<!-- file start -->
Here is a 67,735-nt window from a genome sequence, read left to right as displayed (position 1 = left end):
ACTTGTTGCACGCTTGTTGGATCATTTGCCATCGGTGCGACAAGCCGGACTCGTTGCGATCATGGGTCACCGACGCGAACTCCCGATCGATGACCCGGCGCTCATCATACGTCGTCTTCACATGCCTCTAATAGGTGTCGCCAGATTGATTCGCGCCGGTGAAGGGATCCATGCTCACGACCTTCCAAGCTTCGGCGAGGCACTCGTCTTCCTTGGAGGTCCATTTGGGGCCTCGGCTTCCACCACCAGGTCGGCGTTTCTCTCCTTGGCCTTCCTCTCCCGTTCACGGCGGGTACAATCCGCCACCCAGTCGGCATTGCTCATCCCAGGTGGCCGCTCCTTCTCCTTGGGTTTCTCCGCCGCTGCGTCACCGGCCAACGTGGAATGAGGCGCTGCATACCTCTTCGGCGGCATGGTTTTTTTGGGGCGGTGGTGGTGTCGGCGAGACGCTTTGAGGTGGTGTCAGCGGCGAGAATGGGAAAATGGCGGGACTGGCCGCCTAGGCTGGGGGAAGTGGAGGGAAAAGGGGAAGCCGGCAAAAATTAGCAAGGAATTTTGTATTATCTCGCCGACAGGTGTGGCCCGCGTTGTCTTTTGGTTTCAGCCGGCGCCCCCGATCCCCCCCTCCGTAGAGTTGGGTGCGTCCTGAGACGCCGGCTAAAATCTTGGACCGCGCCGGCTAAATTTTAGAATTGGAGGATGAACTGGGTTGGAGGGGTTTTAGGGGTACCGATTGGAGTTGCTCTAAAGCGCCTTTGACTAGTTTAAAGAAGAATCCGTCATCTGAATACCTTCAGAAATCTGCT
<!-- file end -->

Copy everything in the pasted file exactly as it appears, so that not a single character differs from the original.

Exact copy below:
Here is a 67,735-nt window from a genome sequence, read left to right as displayed (position 1 = left end):
ACTTGTTGCACGCTTGTTGGATCATTTGCCATCGGTGCGACAAGCCGGACTCGTTGCGATCATGGGTCACCGACGCGAACTCCCGATCGATGACCCGGCGCTCATCATACGTCGTCTTCACATGCCTCTAATAGGTGTCGCCAGATTGATTCGCGCCGGTGAAGGGATCCATGCTCACGACCTTCCAAGCTTCGGCGAGGCACTCGTCTTCCTTGGAGGTCCATTTGGGGCCTCGGCTTCCACCACCAGGTCGGCGTTTCTCTCCTTGGCCTTCCTCTCCCGTTCACGGCGGGTACAATCCGCCACCCAGTCGGCATTGCTCATCCCAGGTGGCCGCTCCTTCTCCTTGGGTTTCTCCGCCGCTGCGTCACCGGCCAACGTGGAATGAGGCGCTGCATACCTCTTCGGCGGCATGGTTTTTTTGGGGCGGTGGTGGTGTCGGCGAGACGCTTTGAGGTGGTGTCAGCGGCGAGAATGGGAAAATGGCGGGACTGGCCGCCTAGGCTGGGGGAAGTGGAGGGAAAAGGGGAAGCCGGCAAAAATTAGCAAGGAATTTTGTATTATCTCGCCGACAGGTGTGGCCCGCGTTGTCTTTTGGTTTCAGCCGGCGCCCCCGATCCCCCCCTCCGTAGAGTTGGGTGCGTCCTGAGACGCCGGCTAAAATCTTGGACCGCGCCGGCTAAATTTTAGAATTGGAGGATGAACTGGGTTGGAGGGGTTTTAGGGGTACCGATTGGAGTTGCTCTAAAGCGCCTTTGACTAGTTTAAAGAAGAATCCGTCATCTGAATACCTTCAGAAATCTGCT